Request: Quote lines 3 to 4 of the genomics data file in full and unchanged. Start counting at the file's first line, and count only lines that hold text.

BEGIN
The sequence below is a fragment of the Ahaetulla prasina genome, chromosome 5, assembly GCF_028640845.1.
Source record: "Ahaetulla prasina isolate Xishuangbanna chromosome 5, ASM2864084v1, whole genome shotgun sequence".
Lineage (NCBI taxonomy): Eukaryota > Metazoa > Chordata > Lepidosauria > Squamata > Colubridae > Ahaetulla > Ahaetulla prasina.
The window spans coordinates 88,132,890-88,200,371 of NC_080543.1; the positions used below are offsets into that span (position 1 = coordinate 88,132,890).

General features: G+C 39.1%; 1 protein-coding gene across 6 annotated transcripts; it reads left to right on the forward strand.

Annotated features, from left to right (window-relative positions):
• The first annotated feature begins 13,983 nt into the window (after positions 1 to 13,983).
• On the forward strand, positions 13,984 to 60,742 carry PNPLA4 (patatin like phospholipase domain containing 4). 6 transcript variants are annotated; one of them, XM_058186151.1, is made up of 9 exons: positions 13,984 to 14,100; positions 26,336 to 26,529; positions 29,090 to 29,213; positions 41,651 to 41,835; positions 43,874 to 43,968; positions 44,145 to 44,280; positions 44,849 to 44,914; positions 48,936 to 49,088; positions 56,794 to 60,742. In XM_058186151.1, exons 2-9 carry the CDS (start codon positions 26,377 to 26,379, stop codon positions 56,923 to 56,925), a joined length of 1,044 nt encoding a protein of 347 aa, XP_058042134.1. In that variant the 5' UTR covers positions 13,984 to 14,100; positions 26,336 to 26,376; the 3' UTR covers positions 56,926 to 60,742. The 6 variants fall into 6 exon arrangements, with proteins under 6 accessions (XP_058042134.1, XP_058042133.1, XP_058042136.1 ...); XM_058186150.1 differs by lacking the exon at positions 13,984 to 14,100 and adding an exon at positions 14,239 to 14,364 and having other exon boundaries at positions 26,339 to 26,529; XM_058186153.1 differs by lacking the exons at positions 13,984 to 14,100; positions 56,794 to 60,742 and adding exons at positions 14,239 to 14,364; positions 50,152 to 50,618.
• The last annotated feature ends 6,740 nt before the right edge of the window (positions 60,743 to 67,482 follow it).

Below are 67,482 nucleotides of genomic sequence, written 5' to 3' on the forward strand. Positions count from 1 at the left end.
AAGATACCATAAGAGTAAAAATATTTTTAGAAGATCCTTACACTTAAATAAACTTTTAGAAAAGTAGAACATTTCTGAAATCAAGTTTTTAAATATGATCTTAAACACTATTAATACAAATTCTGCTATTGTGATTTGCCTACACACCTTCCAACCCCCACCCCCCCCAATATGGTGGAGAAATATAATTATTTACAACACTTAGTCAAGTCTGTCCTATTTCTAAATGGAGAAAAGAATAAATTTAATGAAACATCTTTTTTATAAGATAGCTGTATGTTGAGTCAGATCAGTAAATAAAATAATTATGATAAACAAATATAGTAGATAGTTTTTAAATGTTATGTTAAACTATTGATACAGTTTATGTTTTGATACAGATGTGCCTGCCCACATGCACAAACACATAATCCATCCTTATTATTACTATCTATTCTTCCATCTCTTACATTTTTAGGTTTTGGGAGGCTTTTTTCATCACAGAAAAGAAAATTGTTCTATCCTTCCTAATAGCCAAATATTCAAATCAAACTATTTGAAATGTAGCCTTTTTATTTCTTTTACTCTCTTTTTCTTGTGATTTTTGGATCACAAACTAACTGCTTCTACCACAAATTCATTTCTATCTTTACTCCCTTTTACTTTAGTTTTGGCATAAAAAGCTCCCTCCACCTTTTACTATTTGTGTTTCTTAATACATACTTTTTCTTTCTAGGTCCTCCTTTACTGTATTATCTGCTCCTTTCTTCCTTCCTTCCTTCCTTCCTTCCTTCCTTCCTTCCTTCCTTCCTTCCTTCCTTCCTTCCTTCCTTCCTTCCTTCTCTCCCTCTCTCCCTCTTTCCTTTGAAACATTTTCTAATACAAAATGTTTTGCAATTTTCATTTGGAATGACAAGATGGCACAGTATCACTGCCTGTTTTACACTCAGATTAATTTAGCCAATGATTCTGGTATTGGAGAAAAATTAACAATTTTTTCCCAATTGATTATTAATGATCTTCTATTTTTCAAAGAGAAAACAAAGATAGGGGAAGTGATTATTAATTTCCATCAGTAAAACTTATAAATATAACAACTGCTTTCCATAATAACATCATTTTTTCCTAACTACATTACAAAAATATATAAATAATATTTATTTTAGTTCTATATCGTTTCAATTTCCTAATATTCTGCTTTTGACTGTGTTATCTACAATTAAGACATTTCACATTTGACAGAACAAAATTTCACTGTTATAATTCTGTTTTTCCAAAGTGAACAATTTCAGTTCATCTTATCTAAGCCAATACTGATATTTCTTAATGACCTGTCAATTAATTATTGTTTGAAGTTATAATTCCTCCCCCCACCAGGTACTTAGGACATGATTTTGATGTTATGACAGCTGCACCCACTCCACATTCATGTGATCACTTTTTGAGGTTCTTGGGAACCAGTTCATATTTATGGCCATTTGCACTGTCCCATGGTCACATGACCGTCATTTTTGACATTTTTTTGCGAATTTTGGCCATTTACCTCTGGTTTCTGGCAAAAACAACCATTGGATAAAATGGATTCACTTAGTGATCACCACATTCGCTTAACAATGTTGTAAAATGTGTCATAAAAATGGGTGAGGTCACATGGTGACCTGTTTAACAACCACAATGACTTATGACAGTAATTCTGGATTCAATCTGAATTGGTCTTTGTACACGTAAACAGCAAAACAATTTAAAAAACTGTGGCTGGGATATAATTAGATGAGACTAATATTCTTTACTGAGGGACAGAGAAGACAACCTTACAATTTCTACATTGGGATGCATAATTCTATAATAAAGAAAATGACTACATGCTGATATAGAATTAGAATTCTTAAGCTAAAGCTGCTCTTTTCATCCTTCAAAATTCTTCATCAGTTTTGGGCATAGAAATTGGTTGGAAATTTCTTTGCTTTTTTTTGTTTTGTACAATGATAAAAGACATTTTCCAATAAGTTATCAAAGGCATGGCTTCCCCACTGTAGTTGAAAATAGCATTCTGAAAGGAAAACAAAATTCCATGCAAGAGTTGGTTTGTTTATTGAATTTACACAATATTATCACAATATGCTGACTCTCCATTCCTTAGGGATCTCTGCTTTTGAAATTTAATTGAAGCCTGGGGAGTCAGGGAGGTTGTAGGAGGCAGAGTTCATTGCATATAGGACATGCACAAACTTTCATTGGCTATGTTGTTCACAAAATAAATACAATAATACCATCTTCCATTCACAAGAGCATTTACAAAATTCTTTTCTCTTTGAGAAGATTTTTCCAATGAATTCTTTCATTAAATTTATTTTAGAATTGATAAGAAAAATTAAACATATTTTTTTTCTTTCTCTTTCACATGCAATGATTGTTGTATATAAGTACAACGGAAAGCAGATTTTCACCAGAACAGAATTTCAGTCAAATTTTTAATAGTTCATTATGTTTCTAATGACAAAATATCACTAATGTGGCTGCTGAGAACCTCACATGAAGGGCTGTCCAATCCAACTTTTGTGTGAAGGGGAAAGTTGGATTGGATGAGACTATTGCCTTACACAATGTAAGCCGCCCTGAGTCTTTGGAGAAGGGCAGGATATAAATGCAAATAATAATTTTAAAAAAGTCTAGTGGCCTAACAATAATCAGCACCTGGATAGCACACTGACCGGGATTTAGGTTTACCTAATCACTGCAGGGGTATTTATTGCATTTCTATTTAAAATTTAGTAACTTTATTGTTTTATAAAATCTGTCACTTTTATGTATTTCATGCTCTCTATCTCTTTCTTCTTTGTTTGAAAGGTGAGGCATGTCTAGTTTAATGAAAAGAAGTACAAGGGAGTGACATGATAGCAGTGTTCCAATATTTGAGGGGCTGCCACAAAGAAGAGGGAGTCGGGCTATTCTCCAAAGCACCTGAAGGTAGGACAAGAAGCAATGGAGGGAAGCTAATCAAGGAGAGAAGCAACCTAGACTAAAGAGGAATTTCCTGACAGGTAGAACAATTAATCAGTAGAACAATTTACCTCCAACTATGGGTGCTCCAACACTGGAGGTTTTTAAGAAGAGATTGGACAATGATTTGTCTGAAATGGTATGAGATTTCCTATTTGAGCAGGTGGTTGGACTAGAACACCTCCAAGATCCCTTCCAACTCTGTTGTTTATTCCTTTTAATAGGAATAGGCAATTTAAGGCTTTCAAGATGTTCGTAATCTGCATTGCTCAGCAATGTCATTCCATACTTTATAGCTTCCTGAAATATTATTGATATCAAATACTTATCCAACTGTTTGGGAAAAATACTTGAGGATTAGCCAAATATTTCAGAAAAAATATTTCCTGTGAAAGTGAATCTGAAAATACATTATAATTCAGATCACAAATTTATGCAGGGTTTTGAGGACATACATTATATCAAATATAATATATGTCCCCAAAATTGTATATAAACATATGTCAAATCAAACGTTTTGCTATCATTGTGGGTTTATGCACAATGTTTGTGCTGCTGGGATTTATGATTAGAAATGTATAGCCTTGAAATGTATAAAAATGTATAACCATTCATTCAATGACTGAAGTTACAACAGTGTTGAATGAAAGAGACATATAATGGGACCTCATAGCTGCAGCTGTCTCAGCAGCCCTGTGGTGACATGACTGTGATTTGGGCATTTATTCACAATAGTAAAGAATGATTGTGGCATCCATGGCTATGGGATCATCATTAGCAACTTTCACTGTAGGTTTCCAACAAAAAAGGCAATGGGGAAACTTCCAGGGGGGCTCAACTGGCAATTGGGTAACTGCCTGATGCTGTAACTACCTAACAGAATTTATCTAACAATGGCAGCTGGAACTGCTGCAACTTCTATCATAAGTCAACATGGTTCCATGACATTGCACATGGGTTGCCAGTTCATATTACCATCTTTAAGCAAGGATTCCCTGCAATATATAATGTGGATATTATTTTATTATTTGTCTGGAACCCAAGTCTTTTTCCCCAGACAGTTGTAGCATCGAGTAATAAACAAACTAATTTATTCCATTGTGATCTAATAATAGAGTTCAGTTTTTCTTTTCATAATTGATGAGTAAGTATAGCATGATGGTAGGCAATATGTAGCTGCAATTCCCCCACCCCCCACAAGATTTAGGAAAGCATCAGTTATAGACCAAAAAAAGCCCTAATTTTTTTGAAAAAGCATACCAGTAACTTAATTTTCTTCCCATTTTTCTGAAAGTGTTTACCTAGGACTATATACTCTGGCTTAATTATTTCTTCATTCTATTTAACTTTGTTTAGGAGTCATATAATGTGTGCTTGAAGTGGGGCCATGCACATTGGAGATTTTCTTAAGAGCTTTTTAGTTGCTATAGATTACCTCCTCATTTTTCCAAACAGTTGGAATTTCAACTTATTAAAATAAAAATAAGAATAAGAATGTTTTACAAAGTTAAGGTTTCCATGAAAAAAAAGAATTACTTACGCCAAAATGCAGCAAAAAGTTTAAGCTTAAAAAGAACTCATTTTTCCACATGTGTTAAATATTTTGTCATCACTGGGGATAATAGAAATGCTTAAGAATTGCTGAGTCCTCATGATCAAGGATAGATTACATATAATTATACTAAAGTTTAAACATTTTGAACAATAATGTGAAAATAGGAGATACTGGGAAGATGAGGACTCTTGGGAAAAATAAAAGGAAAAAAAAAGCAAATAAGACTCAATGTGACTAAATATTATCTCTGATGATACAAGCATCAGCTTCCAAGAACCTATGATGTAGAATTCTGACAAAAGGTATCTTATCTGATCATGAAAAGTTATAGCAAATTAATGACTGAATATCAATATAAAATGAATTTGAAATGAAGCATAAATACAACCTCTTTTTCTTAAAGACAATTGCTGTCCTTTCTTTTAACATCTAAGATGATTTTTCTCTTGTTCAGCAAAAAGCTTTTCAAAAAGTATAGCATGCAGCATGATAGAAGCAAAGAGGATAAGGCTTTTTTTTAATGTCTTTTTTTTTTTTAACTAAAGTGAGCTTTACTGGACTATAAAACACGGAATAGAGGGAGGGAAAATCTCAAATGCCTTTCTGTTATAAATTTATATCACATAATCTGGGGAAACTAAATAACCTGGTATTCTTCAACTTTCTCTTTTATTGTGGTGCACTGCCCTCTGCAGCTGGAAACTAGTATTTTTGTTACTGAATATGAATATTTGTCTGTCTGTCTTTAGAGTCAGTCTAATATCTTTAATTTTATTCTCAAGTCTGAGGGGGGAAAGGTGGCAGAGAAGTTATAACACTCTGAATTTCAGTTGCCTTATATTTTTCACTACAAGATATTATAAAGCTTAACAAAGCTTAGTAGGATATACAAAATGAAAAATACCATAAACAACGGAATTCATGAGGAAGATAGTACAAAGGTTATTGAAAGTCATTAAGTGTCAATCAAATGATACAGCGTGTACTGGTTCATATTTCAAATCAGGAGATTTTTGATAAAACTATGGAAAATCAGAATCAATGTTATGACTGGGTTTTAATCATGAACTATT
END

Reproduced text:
Lineage (NCBI taxonomy): Eukaryota > Metazoa > Chordata > Lepidosauria > Squamata > Colubridae > Ahaetulla > Ahaetulla prasina.
The window spans coordinates 88,132,890-88,200,371 of NC_080543.1; the positions used below are offsets into that span (position 1 = coordinate 88,132,890).